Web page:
Originally published at: https://appletalk.com.au/2019/05/friday-morning-news100519/
Apple has taken the wraps of its Carnegie Library location in Washington, DC, which will be opening this Saturday. Apple’s most extensive historic restoration project to date, with many of the original details of the space preserved during its transformation into Apple Retail Store. Like many recent Apple Stores, Carnegie Library will feature an open forum where Today at Apple learning sessions are held, as well as the Genius Grove, an area dedicated to personalised tech support and advice. While there are those that oppose turning once-public spaces into yet another commercialised space for consumerism, I have to say that there are definite historical benefits to have someone like Apple do it.
In contrast, Bloomberg reports the declining allure of Apple Stores for specific customer types. In an interesting sort of dichotomy, it’s reported that those looking to buy one thing can only find staff who want to help with repairs, while those that want something repaired can only find staff that want to sell them something. Bloomberg’s interviews with current and former Apple Store staff say there’s more of a focus on brand-building than there is customer service, which is again contrary to clear evidence that Apple’s customer service is top notch, at least when compared to other companies.
The standalone Music app coming as part of the next version of macOS won’t be made using Marzipan as previously thought, but instead will be an AppKit app based on iTunes. 9to5Mac reports that this standalone Music app will include many of the features already included with iTunes, although not everything, as this standalone Music app will focus solely on music just like its iOS counterpart. That being said, it’s possible that an older version of iTunes will be kept around for those that need the ability to deploy apps.
Case renders of this year’s iPhone align with rumours that say we’ll get three cameras on the flagship iPhone — the iPhone XS successor — arranged in a rounded rectangle shape along with the flash and microphone. It’s said that the lower-priced iPhone — the iPhone XR successor — will also get an extra camera, arranged in the same rounded-rect, which allows for the possibility of case compatibility between the two models if their dimensions are the same, although that also depends if Apple are going to change screen sizes.
This year’s AirPods refresh is going to be with us for a while, with Apple reportedly going to sell the very similar AirPods well into 2020. AppleInsider says third-gen AirPods could adopt an all-new internal design and sell alongside the current model, although they’re not expected to be released until much later this year, or early next year.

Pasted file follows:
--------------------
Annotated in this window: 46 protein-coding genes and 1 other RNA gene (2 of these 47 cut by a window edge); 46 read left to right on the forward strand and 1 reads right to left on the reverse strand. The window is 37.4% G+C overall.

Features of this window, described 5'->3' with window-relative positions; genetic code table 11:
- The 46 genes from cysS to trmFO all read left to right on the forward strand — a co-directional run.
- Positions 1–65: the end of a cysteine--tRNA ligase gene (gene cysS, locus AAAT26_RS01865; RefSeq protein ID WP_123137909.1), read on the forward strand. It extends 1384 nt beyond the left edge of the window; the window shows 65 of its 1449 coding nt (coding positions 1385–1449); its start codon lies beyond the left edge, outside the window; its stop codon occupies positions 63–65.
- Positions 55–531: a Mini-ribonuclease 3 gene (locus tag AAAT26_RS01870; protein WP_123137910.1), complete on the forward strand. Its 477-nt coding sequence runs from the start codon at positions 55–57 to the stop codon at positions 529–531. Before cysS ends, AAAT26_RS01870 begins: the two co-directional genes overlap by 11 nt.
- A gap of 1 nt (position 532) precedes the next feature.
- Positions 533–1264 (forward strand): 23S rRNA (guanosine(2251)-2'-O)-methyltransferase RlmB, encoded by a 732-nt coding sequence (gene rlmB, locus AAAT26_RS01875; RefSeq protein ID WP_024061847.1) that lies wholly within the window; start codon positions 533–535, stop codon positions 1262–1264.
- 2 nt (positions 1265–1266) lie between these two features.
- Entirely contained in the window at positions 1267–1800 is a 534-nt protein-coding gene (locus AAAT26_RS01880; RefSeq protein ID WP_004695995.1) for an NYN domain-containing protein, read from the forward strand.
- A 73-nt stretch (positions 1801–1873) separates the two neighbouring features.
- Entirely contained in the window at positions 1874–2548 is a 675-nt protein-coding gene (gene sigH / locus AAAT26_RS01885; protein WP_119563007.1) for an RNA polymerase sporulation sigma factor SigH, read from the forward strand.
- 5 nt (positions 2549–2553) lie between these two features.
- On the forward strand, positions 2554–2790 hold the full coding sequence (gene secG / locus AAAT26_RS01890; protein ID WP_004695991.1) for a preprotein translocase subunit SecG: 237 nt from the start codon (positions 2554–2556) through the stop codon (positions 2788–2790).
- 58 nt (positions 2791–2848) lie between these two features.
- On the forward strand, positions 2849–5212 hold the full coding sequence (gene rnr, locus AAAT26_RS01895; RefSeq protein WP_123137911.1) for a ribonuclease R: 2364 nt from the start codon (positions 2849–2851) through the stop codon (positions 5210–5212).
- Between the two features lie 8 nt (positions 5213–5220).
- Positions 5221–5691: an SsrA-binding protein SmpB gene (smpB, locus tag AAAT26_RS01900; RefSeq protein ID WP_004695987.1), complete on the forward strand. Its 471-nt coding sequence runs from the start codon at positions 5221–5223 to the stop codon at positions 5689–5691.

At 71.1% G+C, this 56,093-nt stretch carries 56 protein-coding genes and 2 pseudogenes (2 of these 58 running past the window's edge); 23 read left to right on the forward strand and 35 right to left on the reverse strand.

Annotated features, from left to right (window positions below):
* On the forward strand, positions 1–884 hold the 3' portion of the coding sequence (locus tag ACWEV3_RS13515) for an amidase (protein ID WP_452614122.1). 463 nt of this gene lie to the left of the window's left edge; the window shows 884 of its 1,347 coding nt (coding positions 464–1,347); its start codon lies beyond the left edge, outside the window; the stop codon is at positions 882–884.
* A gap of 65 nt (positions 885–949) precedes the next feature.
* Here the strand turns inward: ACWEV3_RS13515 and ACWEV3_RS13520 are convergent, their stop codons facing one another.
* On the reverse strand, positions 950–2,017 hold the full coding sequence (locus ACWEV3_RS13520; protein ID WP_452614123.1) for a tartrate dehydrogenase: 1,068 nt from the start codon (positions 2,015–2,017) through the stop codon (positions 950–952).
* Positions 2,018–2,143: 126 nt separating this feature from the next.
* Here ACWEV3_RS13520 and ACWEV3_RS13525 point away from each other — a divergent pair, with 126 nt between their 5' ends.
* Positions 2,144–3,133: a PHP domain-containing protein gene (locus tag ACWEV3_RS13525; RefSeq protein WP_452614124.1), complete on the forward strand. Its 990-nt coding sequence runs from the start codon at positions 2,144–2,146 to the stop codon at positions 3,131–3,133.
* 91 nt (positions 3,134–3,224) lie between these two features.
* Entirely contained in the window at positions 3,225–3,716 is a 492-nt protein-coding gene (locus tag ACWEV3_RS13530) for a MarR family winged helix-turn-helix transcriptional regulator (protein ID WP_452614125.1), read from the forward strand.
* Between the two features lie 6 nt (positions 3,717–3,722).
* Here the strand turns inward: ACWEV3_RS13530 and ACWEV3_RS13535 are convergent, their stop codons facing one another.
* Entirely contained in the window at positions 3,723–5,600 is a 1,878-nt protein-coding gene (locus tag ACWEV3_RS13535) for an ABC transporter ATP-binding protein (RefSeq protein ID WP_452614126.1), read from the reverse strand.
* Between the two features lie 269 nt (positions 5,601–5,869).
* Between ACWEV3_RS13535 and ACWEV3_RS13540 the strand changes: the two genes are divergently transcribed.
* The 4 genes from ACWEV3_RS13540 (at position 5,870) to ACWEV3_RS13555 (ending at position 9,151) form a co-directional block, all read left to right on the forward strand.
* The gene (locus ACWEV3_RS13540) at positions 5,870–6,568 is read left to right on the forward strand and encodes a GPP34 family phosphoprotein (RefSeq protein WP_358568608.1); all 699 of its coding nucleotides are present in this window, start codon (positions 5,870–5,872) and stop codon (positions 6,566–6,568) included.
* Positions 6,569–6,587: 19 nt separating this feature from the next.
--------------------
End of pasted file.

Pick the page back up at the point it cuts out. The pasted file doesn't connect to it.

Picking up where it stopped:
Nike are bringing AR technology to the shoe-fitting business, with the Nike Fit app set to measure foot size starting in July. It will tell you what your ideal size is for a particular Nike shoe, which can come in handy if Nike knows that any model runs a little smaller, or if people will similar-sized feet preferred a slightly larger or smaller size. AR tech has been used for years now, but having a company as large as Nike adopting it for something like shoe sizing still feels novel.
9to5Mac says that the latest Outlook for iOS app adds new Apple Watch complications for the Infograph and Infograph Modular watch faces, but that’s clearly not the case, as I’ve been using the Outlook’s Infograph Modular complications since shortly after the Apple Watch Series 4 was launched. Perhaps this is Microsoft’s fault for including them as part of its release notes, which do say that the Outlook app for iOS is now much faster than it was before.
StopTheNews is a simple Mac app that forces Apple News links to open in Safari, instead of the Apple News app. It’s a useful tool if you’re on a version of macOS that has Apple News, but prefer to do your web-based reading in a real web browser, instead of the version that you get in Apple News.
Downlink is a new Mac app that puts near real-time satellite imagery on your desktop. You can download it free from the Mac App Store, and overall, it’s pretty cool. It reminds me a lot of a Mac app I used to use way back when I first picked up a Mac. EarthDesk was its name, although there are quite a few alternatives around.
A new drone flyover of Apple Park tells us that there’s now a mysterious rainbow-shaped stage at the centre of Apple’s spaceship campus. MacRumors has dug up some background info on how it came to be (it involves Jony Ive), but as for why it’s there, speculation says that it may be used for a WWDC-related event early next month.